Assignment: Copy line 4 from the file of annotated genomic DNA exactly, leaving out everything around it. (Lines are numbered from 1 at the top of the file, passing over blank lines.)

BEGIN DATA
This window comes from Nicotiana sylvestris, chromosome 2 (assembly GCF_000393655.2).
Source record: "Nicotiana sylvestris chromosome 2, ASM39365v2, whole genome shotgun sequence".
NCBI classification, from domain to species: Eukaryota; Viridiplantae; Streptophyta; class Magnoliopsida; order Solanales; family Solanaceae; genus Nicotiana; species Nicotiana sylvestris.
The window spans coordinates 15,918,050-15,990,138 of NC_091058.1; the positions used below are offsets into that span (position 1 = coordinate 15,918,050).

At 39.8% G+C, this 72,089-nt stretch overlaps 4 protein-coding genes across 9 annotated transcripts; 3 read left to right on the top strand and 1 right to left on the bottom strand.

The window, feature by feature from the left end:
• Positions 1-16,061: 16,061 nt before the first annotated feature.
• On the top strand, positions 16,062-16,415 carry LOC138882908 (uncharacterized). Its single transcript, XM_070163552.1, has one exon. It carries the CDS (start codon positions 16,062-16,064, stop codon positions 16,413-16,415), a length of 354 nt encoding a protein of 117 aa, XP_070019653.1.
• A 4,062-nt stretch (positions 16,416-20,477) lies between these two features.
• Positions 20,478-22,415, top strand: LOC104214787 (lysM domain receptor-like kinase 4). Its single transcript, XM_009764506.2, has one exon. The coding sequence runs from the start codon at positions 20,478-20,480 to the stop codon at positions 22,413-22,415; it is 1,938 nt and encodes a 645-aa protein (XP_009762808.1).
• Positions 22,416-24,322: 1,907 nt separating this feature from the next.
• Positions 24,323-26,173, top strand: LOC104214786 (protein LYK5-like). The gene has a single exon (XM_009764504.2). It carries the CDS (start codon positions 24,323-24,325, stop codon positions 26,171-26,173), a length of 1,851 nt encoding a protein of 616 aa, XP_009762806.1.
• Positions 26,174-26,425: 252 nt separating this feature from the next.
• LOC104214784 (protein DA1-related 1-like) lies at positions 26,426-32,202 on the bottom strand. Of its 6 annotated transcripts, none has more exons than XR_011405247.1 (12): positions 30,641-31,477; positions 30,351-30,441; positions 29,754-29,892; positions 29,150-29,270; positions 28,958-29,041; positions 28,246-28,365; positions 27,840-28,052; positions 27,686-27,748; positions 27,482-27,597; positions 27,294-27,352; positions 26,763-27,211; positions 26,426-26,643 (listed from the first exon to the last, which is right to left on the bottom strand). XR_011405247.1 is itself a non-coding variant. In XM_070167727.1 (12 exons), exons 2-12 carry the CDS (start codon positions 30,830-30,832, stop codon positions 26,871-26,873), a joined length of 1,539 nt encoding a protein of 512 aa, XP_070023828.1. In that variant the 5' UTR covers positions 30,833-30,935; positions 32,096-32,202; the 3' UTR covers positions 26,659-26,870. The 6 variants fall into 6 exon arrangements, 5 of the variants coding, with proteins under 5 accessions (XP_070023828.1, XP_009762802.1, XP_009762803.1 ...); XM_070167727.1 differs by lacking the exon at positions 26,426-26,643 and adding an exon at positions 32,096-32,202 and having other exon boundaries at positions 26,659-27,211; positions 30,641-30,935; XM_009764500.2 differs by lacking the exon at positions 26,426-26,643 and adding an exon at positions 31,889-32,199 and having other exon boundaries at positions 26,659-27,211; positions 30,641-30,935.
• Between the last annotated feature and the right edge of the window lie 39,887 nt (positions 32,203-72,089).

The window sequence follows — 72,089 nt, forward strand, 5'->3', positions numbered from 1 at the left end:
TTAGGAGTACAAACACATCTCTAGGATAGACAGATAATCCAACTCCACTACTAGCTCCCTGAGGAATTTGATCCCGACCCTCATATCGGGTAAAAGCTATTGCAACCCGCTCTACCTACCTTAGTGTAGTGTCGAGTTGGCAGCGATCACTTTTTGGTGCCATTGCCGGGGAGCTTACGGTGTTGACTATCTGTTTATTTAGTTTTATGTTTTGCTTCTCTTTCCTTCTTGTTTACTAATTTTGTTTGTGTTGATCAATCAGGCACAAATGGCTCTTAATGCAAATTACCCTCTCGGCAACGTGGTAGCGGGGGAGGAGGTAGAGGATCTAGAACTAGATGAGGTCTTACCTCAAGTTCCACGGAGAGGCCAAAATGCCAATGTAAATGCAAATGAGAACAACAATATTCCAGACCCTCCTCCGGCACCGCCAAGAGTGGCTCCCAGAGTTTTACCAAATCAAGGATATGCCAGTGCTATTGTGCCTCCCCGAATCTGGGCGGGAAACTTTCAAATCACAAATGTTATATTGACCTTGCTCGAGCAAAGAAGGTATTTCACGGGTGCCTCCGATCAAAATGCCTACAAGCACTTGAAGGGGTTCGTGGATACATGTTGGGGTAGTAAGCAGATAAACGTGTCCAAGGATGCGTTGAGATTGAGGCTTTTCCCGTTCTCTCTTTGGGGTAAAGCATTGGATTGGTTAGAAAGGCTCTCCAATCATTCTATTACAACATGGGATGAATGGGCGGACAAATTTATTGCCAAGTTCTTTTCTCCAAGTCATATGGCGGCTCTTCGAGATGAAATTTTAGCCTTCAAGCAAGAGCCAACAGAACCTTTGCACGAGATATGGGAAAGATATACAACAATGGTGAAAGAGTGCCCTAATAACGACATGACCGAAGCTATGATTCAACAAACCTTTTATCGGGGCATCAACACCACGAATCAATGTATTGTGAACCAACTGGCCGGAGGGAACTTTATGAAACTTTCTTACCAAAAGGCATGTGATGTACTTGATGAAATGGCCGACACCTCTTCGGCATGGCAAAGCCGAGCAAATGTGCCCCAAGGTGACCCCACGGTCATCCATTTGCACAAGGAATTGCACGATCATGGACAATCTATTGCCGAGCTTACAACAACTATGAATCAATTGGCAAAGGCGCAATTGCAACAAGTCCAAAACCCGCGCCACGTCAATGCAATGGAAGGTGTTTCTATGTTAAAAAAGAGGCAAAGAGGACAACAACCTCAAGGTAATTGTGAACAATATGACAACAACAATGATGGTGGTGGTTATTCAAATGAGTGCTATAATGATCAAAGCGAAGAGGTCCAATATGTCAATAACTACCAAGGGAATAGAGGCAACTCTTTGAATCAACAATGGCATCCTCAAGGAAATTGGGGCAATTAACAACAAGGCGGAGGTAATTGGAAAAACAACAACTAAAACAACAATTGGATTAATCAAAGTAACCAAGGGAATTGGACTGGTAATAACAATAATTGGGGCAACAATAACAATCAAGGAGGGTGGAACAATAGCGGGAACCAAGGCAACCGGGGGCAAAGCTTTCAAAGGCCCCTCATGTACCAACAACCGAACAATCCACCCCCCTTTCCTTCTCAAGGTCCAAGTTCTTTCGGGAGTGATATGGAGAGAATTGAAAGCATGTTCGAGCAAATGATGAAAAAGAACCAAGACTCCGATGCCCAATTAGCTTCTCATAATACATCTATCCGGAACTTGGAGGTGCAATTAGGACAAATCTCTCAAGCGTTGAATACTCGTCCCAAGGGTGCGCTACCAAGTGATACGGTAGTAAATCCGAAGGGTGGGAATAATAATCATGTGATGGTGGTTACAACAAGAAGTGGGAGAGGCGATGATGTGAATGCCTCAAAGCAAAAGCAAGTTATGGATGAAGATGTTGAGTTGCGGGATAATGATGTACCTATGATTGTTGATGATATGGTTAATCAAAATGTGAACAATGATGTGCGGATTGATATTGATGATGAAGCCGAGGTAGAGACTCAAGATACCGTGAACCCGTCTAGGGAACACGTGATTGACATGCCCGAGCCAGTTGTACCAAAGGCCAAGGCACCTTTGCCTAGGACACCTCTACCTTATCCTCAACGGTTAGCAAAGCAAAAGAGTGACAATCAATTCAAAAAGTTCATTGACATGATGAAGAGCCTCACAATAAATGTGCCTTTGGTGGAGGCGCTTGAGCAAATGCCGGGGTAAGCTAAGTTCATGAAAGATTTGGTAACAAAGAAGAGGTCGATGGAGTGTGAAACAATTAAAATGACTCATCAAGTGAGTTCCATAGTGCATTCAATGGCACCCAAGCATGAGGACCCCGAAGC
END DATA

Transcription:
The window spans coordinates 15,918,050-15,990,138 of NC_091058.1; the positions used below are offsets into that span (position 1 = coordinate 15,918,050).